3. Name-I won’t say. February 2, 2015 at 11:24 pm

    I respectfully disagree

    1. “Real heroes” “In my eyes, it takes a lot more determination, willpower and spiritual fortitude to STAY in church all your life than to slip into a life of sin.” I think it takes a lot more of God’s power to bring someone to a relationship with God from a very dysfunctional environment who has no concept of basic human rights, boundaries, or enough common sense to even understand love than for God to work with someone who was in the church and least knows what normal is and has the basic foundation of normal human behavior is that is needed for relationships and pretty much knows what is right and wrong in the first place. This does not make someone who does know much a hero for learning about God and it doesn’t make someone who was always in the church a hero for staying out of apparently worse sins. It makes God the hero for saving us. If someone thinks he/she are a hero for being saved I think he/she needs to question if he/she is saved at all.

    2. “Undue glamor.” If you find any glamour in hearing how messed up someone was I think that is a personal problem. I don’t see glamour in how messed up I was. As for your next point, “I find it problematic to try to scare people straight. You don’t eradicate evil with evil. You don’t eliminate sinful tendencies by sharing how someone succumbed to it.” Isn’t the Bible full of the sins of others in order to warn us not to do the same stupid stuff? Yes, yes it is. “Now these things became our examples, to the intent that we should not lust after evil things as they also lusted. And do not become idolaters as were some of them. As it is written, ‘The people sat down to eat and drink, and rose up to play.’ Nor let us commit sexual immorality, as some of them did, and in one day twenty-three thousand fell; nor let us tempt Christ, as some of them also tempted, and were destroyed by serpents; nor complain, as some of them also complained, and were destroyed by the destroyer. Now all these things happened to them as examples, and they were written for our admonition, upon whom the ends of the ages have come.”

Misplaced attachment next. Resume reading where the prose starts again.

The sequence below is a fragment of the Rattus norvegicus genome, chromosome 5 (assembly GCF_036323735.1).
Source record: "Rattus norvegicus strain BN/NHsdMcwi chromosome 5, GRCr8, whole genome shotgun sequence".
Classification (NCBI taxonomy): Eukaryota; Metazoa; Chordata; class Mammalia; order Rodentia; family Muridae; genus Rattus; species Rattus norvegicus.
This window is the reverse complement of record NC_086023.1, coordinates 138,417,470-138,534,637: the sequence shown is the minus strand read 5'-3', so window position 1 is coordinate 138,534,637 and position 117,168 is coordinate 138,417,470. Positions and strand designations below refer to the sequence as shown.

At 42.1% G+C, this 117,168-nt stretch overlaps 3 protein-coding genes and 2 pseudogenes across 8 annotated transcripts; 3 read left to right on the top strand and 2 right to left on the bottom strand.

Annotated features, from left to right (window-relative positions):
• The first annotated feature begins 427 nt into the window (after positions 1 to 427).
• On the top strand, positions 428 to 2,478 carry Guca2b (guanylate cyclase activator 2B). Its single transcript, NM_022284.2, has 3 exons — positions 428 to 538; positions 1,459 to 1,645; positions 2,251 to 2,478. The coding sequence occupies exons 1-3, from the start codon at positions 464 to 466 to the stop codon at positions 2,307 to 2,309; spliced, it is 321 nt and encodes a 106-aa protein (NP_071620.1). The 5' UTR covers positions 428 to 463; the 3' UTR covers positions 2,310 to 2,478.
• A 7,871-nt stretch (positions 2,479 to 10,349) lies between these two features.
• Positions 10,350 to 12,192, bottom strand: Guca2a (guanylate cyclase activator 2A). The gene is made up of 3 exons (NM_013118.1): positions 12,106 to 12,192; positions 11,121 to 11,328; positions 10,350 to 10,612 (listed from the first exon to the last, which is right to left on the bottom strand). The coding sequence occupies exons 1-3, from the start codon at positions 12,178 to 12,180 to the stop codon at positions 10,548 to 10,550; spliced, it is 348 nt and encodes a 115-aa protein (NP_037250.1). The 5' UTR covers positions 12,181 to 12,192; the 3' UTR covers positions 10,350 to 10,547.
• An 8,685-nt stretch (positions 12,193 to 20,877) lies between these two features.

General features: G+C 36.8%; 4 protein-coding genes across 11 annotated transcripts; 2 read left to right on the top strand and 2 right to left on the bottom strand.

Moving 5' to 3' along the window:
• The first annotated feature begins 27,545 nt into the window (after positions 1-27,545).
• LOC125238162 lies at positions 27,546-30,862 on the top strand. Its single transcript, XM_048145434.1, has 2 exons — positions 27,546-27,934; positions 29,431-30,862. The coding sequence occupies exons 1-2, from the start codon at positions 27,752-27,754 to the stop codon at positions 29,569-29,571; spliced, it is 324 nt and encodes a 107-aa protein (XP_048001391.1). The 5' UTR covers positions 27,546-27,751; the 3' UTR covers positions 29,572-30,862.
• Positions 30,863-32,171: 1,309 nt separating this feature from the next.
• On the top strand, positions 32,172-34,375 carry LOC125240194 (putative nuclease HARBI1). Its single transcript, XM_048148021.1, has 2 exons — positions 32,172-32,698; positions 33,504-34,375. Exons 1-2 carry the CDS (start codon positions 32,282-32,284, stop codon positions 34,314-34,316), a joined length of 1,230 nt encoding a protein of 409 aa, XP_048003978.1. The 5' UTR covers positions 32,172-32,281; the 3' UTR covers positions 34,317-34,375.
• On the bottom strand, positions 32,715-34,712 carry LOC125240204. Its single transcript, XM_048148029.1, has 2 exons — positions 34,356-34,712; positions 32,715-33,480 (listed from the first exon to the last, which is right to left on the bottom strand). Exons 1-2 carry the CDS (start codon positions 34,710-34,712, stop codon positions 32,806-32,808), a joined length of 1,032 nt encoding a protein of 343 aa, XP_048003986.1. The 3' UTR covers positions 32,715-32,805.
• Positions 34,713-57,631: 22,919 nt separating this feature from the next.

1 Corinthians 10:6-11 “For everything that was written in the past was written to teach us, so that through the endurance taught in the Scriptures and the encouragement they provide we might have hope.”Romans 15:4 By your logic that God is eradicating evil with evil by sharing the sins of His own people. It is not evil to point out foolishness. It is evil not to.

    3. “Past identity.”
    “I am not defined by my past. I can’t hide it. That would be dishonest. I also won’t glamorize it.” Again, what exactly do you find so glamorous about someone else being missed up? “Am I suggesting that people that have been rescued from the depths of sin have nothing to contribute? Nope. What I am suggesting is this: Use both types of testimonies. Intentionally Use the 33% method: 33% your life before Jesus 33% how you encountered Him 33% how he has made a difference 1% the book/dvd/cd you just finished.” I suggest one should follow the Holy Spirit method and let people pray for themselves and share what they feel impressed by God to share.